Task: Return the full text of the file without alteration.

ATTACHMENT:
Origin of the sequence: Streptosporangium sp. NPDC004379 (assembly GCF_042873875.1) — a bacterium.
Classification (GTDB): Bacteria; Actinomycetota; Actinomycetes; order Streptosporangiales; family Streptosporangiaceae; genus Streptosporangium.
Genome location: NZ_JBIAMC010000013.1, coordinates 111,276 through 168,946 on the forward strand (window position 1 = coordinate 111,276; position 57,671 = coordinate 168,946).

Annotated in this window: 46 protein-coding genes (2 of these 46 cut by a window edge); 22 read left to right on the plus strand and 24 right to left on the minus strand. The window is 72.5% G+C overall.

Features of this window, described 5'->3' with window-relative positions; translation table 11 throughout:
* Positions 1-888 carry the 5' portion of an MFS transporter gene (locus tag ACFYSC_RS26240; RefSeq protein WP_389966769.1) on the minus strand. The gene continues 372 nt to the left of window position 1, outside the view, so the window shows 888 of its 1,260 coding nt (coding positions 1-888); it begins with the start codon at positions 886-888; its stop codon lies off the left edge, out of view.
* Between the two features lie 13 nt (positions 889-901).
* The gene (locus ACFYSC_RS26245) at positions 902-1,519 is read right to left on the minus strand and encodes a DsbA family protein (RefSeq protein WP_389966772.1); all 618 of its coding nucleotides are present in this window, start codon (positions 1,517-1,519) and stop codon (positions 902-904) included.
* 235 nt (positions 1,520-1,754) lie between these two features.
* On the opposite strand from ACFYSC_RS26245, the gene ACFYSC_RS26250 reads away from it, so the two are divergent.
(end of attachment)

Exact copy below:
Origin of the sequence: Streptosporangium sp. NPDC004379 (assembly GCF_042873875.1) — a bacterium.
Classification (GTDB): Bacteria; Actinomycetota; Actinomycetes; order Streptosporangiales; family Streptosporangiaceae; genus Streptosporangium.
Genome location: NZ_JBIAMC010000013.1, coordinates 111,276 through 168,946 on the forward strand (window position 1 = coordinate 111,276; position 57,671 = coordinate 168,946).

Annotated in this window: 46 protein-coding genes (2 of these 46 cut by a window edge); 22 read left to right on the plus strand and 24 right to left on the minus strand. The window is 72.5% G+C overall.

Features of this window, described 5'->3' with window-relative positions; translation table 11 throughout:
* Positions 1-888 carry the 5' portion of an MFS transporter gene (locus tag ACFYSC_RS26240; RefSeq protein WP_389966769.1) on the minus strand. The gene continues 372 nt to the left of window position 1, outside the view, so the window shows 888 of its 1,260 coding nt (coding positions 1-888); it begins with the start codon at positions 886-888; its stop codon lies off the left edge, out of view.
* Between the two features lie 13 nt (positions 889-901).
* The gene (locus ACFYSC_RS26245) at positions 902-1,519 is read right to left on the minus strand and encodes a DsbA family protein (RefSeq protein WP_389966772.1); all 618 of its coding nucleotides are present in this window, start codon (positions 1,517-1,519) and stop codon (positions 902-904) included.
* 235 nt (positions 1,520-1,754) lie between these two features.
* On the opposite strand from ACFYSC_RS26245, the gene ACFYSC_RS26250 reads away from it, so the two are divergent.